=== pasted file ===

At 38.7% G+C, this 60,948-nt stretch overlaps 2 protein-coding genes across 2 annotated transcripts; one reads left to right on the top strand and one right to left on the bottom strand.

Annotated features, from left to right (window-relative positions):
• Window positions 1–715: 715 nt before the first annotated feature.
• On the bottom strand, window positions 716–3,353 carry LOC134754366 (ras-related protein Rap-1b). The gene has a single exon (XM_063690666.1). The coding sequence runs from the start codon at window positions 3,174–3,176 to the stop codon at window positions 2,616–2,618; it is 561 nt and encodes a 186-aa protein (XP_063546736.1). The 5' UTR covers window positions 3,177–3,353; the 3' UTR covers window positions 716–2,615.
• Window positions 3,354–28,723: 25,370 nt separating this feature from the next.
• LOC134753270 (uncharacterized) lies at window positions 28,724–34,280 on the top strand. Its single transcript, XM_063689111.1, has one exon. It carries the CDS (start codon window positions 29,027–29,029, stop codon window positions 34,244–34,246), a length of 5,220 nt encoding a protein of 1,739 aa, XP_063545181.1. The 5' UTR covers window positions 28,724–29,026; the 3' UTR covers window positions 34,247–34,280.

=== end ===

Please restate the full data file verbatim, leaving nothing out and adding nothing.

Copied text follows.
At 38.7% G+C, this 60,948-nt stretch overlaps 2 protein-coding genes across 2 annotated transcripts; one reads left to right on the top strand and one right to left on the bottom strand.

Annotated features, from left to right (window-relative positions):
• Window positions 1–715: 715 nt before the first annotated feature.
• On the bottom strand, window positions 716–3,353 carry LOC134754366 (ras-related protein Rap-1b). The gene has a single exon (XM_063690666.1). The coding sequence runs from the start codon at window positions 3,174–3,176 to the stop codon at window positions 2,616–2,618; it is 561 nt and encodes a 186-aa protein (XP_063546736.1). The 5' UTR covers window positions 3,177–3,353; the 3' UTR covers window positions 716–2,615.
• Window positions 3,354–28,723: 25,370 nt separating this feature from the next.
• LOC134753270 (uncharacterized) lies at window positions 28,724–34,280 on the top strand. Its single transcript, XM_063689111.1, has one exon. It carries the CDS (start codon window positions 29,027–29,029, stop codon window positions 34,244–34,246), a length of 5,220 nt encoding a protein of 1,739 aa, XP_063545181.1. The 5' UTR covers window positions 28,724–29,026; the 3' UTR covers window positions 34,247–34,280.